On Monday, June 26 New York Film Academy students were treated to a star-studded screening. NYFA’s Chair of Cinematography Tony Richmond screened his classic film “The Man Who Fell to Earth.” The film’s leading lady Candy Clark joined him for the discussion of one of David Bowie’s most popular films.
Directed by Nicolas Roeg,“The Man Who Fell to Earth“ is about an alien (Bowie) trying to save his planet by siphoning water off of Earth. To do so, he assumes the identity of Thomas Jerome Newton, starts a billion dollar company, and moves in with Mary-Lou (Clark). But the creature could not predict the cruelty of business done here on Earth and soon must face the consequences.
Film critic and frequent NYFA collaborator Peter Rainer hosted the Q and A. Rainer kicked off the evening by enquiring about working with the renowned director and frequent collaborator of Richmond, Nicholas Roeg.
Landing the lead male role for any film can be difficult. Roeg originally had someone else in mind for the role. As Richmond shared, “Nick’s first choice was Michael Crichton. He was very tall. He was going to do it and then pulled out. The whole thing kind of fell apart. Then Nick saw ‘Cracked Actor,’ a documentary on David Bowie on the television. They scheduled a meet-up. Bowie kept him waiting for about six hours, eventually said he would do it, and then we were off and running.”
Many perceive “The Man Who Fell to Earth“ to be a science fiction film. According to Rainer, this is not the case: The themes are much more closely related to a family drama. This weird blend of genres along with the magnetism of superstar David Bowie at the helm the film led to the creation of a hit. But, as actress Candy Clark told students, not everyone thought that success would translate.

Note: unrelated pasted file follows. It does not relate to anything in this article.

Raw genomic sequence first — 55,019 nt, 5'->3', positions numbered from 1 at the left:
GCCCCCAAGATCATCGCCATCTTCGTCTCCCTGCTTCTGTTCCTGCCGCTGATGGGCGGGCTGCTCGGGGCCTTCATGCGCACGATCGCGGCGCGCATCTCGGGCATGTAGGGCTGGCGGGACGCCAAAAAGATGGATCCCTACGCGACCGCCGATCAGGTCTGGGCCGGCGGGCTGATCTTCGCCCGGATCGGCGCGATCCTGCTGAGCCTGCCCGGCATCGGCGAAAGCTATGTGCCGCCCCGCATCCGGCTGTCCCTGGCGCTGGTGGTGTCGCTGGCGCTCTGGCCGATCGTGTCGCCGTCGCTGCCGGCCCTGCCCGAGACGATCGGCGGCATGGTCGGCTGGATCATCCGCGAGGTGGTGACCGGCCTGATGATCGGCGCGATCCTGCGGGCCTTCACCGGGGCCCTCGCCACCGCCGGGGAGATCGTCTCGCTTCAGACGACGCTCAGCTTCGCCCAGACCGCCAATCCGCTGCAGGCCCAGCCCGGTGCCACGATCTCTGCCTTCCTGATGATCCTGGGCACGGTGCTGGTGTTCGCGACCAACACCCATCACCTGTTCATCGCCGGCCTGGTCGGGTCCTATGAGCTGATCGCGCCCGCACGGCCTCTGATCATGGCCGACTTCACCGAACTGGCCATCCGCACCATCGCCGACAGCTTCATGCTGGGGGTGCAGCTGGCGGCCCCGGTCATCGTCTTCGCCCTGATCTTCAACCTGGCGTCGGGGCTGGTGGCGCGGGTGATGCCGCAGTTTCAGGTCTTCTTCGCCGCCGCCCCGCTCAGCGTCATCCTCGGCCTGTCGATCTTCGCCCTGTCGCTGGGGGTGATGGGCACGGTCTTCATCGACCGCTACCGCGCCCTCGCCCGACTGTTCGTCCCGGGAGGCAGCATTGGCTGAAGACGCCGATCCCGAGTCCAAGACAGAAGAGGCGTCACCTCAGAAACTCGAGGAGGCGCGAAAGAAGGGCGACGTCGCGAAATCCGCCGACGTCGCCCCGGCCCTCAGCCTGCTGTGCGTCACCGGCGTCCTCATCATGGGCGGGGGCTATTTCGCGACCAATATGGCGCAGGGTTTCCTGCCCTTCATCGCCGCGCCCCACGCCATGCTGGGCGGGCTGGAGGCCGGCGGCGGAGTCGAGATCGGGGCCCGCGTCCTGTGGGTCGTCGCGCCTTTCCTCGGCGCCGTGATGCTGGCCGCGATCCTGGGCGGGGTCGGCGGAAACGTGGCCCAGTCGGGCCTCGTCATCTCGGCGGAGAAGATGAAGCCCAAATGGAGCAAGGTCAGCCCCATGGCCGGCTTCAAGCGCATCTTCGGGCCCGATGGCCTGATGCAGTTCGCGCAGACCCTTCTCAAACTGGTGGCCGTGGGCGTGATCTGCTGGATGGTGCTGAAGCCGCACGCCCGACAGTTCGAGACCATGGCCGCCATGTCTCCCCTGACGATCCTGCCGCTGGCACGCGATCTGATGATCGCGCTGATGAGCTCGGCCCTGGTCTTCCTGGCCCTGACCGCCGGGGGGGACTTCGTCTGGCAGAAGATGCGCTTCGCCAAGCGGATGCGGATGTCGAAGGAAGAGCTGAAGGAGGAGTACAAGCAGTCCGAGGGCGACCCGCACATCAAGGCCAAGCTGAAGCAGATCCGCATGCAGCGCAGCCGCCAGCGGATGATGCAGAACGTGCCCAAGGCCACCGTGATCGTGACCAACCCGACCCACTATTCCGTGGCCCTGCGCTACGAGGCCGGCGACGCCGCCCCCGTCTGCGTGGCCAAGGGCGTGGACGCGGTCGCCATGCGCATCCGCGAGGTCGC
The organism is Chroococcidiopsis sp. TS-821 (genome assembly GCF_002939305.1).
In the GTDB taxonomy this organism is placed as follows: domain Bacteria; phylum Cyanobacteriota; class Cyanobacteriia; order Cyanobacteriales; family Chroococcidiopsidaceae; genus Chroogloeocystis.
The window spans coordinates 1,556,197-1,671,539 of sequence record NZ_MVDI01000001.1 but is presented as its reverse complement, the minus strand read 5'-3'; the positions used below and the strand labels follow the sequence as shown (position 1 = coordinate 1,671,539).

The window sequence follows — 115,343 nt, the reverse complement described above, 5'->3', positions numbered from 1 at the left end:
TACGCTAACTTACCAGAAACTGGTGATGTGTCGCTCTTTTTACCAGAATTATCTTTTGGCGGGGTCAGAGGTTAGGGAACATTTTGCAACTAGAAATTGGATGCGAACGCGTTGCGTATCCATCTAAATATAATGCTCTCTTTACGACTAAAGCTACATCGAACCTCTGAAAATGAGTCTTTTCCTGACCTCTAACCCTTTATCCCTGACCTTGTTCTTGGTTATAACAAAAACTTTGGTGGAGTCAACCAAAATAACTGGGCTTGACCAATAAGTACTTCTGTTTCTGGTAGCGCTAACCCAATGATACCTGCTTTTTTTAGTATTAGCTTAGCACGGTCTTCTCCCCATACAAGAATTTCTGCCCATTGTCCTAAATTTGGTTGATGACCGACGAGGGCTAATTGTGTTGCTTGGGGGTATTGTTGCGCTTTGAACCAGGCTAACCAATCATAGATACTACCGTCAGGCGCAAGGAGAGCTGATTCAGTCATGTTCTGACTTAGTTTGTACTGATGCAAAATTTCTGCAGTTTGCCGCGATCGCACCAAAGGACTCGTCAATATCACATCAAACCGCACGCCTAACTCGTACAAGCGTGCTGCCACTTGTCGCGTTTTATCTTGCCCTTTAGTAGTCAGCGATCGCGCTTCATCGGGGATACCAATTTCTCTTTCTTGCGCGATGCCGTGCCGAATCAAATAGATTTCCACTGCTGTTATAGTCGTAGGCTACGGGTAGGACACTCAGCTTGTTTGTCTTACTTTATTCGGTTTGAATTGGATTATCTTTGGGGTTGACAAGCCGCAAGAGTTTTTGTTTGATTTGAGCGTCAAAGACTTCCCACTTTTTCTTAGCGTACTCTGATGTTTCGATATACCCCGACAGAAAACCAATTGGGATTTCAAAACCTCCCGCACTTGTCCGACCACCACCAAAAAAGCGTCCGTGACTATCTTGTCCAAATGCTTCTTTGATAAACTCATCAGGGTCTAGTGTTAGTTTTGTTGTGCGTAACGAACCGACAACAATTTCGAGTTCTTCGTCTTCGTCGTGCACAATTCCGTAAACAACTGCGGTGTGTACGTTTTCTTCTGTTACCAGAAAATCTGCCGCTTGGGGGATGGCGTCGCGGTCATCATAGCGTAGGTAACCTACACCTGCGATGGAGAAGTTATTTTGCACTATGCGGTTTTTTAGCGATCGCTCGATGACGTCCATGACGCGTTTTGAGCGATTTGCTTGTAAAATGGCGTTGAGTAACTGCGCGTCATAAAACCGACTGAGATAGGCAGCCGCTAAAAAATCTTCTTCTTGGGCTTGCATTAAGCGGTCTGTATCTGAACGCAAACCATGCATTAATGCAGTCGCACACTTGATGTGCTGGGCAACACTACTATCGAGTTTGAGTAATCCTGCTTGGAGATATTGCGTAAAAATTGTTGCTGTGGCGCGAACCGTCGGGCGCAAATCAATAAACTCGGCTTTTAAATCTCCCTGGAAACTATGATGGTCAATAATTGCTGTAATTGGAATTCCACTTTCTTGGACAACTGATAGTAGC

“It’s a two hour and twenty-three-minute movie,” Clark began. “Donald Rugoff, head of Cinema 5 at the time, was like Harvey Weinstein. He had a reputation for putting out art house films that exemplified the director’s vision. But with this film, he started seeing dollars. Nick Rogue and Graeme Clifford had spent a year and a half meticulously cutting this film, piece by piece. Rugoff got a hold of it. Despite his reputation, he decided to cut twenty-three minute. He hired a guy who cuts commercials. This film took a year to cut. The new guy did it in a week. He just willy-nilly took out stuff.”
While touring to promote the film, Clark saw the fist American cut of the film. She called Nick immediately after, but the damage was done. “Years later I called up Cinema 5. I pitched this big lie that I was getting asked about the film all of the time.” Clark then convinced them to release the original cut of the film, saying she told them, “You don’t have to spend any money. Just take the original poster and add a banner with the word: uncut. I’ll promote it any way you want … As a result, the American cut has dwindled to the wayside. All that is seen now is the director’s cut. It’s now out on Criterion. I never gave up on this film.”
During the Q and A, one student asked how Richmond planned so many of the daytime shots to get the light just right.
Richmond revealed, “I would like to say that I did it. But I was so, so lucky with the sky. Every time we did some vast exterior there would be this incredible sky. The scene with the cottage, for instance, that cloud hung over the cottage all day. It never moved. I went back to Mexico and I was going through this little town and I felt like I’d been there. Now, it’s a huge artist commune.” The location holds artistic magic.
The New York Film Academy would like to thank Tony Richmond and Candy Clark for sharing their experiences with our students. We would also like to thank Peter Rainer for hosting the night’s festivities. The 4k restoration of “The Man Who Fell to Earth“ is now available everywhere Blu-Rays are sold. Rainer’s book “Rainer on Film” is also available for sale on Amazon.